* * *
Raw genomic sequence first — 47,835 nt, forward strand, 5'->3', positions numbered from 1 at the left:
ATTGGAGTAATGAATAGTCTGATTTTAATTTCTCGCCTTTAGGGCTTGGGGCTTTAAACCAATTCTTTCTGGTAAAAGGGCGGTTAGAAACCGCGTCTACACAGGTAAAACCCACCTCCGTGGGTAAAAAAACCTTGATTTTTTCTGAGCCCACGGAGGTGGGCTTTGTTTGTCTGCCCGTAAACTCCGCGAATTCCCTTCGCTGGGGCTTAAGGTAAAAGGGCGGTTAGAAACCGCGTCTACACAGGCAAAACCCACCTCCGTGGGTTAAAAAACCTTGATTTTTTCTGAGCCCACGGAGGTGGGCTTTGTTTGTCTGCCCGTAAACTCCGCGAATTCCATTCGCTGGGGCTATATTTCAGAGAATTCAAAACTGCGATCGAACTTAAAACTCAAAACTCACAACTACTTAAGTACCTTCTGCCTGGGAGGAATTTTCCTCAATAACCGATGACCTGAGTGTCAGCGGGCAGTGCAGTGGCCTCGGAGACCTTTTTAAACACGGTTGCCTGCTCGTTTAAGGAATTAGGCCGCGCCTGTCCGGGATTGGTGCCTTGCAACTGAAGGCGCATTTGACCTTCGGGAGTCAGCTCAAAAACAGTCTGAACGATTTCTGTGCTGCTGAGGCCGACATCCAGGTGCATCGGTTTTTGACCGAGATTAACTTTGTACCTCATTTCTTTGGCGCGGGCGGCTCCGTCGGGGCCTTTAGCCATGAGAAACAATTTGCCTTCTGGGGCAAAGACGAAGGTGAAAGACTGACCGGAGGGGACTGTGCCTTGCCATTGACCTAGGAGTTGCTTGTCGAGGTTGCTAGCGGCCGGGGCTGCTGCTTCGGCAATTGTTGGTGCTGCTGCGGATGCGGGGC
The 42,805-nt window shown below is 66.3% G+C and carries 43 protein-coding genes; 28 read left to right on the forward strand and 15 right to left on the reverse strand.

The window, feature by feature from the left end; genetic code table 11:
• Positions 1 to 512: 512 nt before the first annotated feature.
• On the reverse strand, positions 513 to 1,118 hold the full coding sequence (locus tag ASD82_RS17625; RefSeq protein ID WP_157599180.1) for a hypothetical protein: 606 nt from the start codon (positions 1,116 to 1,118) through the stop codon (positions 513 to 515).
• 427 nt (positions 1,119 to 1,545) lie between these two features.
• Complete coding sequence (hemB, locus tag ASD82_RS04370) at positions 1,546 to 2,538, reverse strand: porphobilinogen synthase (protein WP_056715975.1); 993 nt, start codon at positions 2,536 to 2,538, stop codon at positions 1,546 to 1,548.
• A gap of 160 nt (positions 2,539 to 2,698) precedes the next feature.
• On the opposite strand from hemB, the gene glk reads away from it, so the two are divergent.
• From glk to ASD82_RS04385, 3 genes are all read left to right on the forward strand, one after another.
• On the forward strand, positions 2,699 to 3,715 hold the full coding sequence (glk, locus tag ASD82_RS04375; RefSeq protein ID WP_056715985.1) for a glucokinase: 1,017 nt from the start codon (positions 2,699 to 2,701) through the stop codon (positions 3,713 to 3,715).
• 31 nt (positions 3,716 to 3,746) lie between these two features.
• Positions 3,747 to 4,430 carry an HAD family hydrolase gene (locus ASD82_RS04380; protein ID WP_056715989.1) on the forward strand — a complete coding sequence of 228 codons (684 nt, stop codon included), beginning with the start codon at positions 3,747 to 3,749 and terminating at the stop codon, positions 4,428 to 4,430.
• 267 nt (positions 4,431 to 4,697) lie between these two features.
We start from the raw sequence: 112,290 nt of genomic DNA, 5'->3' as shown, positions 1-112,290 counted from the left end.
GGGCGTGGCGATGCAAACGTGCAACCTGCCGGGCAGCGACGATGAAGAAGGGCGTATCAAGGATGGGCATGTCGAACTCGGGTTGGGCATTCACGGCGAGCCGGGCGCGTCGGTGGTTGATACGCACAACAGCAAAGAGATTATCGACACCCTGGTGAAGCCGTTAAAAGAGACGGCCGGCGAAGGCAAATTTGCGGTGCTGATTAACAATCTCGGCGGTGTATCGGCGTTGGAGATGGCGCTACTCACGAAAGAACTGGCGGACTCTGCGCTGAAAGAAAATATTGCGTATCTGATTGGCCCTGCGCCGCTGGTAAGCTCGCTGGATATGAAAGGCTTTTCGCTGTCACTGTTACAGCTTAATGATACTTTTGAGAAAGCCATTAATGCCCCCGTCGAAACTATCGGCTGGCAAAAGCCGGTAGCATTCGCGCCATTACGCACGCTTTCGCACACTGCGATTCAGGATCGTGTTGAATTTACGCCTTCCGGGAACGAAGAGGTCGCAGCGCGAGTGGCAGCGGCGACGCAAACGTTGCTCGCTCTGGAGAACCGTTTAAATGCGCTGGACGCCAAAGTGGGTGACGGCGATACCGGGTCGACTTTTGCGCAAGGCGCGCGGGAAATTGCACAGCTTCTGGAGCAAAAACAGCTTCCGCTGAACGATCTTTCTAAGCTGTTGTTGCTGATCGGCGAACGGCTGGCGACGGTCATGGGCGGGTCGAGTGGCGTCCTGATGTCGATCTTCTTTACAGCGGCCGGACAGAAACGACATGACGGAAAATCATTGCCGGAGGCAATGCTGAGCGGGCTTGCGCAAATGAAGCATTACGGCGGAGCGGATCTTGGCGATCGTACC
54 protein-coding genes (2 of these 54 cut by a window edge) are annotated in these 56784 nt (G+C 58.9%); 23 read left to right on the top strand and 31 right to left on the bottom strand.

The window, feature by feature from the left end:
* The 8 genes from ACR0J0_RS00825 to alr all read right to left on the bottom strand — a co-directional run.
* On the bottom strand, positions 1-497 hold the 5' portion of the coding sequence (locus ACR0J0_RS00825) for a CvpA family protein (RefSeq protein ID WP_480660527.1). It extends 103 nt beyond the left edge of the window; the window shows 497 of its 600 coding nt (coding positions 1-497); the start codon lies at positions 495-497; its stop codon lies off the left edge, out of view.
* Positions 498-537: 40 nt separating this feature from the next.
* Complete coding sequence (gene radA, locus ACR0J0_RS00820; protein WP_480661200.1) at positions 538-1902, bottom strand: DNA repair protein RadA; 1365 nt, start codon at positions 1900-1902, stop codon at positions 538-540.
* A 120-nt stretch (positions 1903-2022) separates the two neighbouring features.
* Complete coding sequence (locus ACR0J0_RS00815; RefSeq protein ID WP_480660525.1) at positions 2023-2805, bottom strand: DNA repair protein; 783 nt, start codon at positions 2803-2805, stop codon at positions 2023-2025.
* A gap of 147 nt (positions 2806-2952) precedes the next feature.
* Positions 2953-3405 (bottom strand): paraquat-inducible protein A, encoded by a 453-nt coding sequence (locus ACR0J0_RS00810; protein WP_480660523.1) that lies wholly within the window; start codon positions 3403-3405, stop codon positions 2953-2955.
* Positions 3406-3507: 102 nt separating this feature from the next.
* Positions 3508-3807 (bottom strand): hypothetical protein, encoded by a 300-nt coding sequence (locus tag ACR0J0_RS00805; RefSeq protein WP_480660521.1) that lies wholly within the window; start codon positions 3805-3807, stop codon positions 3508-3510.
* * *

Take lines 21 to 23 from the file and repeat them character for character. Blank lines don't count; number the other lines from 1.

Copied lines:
* On the bottom strand, positions 1-497 hold the 5' portion of the coding sequence (locus ACR0J0_RS00825) for a CvpA family protein (RefSeq protein ID WP_480660527.1). It extends 103 nt beyond the left edge of the window; the window shows 497 of its 600 coding nt (coding positions 1-497); the start codon lies at positions 495-497; its stop codon lies off the left edge, out of view.
* Positions 498-537: 40 nt separating this feature from the next.
* Complete coding sequence (gene radA, locus ACR0J0_RS00820; protein WP_480661200.1) at positions 538-1902, bottom strand: DNA repair protein RadA; 1365 nt, start codon at positions 1900-1902, stop codon at positions 538-540.